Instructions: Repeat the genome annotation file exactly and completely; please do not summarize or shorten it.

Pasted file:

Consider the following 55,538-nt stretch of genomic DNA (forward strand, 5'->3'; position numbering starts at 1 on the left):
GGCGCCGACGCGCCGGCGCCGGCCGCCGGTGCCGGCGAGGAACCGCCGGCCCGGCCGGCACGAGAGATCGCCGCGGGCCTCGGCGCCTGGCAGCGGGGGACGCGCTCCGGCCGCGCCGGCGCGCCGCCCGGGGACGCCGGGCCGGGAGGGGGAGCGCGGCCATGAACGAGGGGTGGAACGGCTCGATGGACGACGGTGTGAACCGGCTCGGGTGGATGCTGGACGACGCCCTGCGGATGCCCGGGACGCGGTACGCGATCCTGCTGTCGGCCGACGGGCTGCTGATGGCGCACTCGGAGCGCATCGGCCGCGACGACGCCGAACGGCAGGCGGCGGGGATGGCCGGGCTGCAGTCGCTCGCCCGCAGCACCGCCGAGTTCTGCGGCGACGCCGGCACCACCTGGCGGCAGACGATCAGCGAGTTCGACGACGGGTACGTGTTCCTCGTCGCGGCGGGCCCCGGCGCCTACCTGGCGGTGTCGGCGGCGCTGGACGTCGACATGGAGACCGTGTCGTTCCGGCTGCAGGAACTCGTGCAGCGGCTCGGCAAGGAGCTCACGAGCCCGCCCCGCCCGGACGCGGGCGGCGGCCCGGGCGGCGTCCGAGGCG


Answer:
Consider the following 55,538-nt stretch of genomic DNA (forward strand, 5'->3'; position numbering starts at 1 on the left):
GGCGCCGACGCGCCGGCGCCGGCCGCCGGTGCCGGCGAGGAACCGCCGGCCCGGCCGGCACGAGAGATCGCCGCGGGCCTCGGCGCCTGGCAGCGGGGGACGCGCTCCGGCCGCGCCGGCGCGCCGCCCGGGGACGCCGGGCCGGGAGGGGGAGCGCGGCCATGAACGAGGGGTGGAACGGCTCGATGGACGACGGTGTGAACCGGCTCGGGTGGATGCTGGACGACGCCCTGCGGATGCCCGGGACGCGGTACGCGATCCTGCTGTCGGCCGACGGGCTGCTGATGGCGCACTCGGAGCGCATCGGCCGCGACGACGCCGAACGGCAGGCGGCGGGGATGGCCGGGCTGCAGTCGCTCGCCCGCAGCACCGCCGAGTTCTGCGGCGACGCCGGCACCACCTGGCGGCAGACGATCAGCGAGTTCGACGACGGGTACGTGTTCCTCGTCGCGGCGGGCCCCGGCGCCTACCTGGCGGTGTCGGCGGCGCTGGACGTCGACATGGAGACCGTGTCGTTCCGGCTGCAGGAACTCGTGCAGCGGCTCGGCAAGGAGCTCACGAGCCCGCCCCGCCCGGACGCGGGCGGCGGCCCGGGCGGCGTCCGAGGCG